Who decides?

Alister McGrath’s book is titled ‘Christianity’s Dangerous Idea’ (see last post). Here’s why as he explains in his introduction:

“The idea that lay at the heart of the sixteenth-century Reformation, which brought Anglicanism and the other Protestant churches into being, was that the Bible is capable of being understood by all Christian believers – and that they all have the right to interpret it and to insist upon their perspectives being taken seriously.”

This is ‘the Dangerous new idea’. At its heart, the emergence and growth of Protestantism concerned one of the most fundamental questions that can confront any religion: Who has the authority to define its faith? Institutions or individuals? Who has the right to interpret its foundational document, the Bible?”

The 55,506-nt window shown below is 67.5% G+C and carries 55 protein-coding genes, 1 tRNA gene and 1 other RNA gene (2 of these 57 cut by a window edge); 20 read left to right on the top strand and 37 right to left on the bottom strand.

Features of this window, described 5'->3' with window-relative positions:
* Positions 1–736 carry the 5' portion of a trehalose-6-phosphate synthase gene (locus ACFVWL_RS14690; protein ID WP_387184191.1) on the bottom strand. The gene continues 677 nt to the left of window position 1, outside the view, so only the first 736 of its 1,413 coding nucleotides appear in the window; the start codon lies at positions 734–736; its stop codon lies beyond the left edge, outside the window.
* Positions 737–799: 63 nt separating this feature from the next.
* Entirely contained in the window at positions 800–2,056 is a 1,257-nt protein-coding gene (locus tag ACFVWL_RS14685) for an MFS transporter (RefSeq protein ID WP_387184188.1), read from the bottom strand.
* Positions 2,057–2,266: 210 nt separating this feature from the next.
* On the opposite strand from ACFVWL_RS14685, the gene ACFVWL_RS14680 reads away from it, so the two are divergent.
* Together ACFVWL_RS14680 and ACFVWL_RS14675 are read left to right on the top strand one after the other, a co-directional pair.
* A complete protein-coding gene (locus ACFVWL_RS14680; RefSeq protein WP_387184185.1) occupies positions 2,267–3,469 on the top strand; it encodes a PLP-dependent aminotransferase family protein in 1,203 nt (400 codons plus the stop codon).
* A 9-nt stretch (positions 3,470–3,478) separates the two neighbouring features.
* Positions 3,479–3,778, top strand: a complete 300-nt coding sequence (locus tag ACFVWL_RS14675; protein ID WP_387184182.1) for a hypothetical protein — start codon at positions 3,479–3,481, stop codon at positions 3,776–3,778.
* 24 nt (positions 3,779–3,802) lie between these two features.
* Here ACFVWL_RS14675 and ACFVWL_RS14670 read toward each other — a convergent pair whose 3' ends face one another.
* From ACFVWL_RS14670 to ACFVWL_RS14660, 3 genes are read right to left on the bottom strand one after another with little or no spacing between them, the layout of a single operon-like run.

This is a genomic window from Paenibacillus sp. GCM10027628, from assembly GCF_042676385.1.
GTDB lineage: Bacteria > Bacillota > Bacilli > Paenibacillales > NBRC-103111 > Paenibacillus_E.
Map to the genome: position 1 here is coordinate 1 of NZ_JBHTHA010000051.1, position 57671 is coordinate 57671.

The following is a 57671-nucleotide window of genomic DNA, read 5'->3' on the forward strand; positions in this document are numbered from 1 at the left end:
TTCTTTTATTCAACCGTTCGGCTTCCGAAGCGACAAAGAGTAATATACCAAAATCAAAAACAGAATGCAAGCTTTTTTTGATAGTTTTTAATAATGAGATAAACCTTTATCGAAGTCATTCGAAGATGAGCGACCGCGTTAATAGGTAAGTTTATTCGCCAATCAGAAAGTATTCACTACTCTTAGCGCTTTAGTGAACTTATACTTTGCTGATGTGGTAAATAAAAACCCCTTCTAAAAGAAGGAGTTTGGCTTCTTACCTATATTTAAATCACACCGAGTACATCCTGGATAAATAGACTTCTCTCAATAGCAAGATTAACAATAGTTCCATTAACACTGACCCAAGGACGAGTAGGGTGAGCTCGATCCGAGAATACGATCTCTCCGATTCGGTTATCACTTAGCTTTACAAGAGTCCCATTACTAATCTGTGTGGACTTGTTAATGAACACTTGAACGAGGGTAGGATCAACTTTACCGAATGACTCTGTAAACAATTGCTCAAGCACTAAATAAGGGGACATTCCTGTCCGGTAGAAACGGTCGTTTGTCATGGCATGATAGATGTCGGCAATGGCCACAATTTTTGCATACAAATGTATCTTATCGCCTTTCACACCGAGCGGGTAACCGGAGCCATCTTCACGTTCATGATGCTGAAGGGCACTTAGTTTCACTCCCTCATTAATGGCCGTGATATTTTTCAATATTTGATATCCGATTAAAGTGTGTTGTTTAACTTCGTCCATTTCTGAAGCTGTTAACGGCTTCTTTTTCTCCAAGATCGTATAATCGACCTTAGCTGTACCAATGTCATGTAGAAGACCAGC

“Luther’s radical doctrine of the ‘priesthood of all believers’ empowered individual believers. It was a radical, dangerous idea that bypassed the idea that a centralized authority had the right to interpret the Bible. There was no centralized authority, no clerical monopoly on biblical interpretation. A radical reshaping of Christianity was inevitable, precisely because the restraints on change had suddenly – seemingly irreversibly – been removed.”

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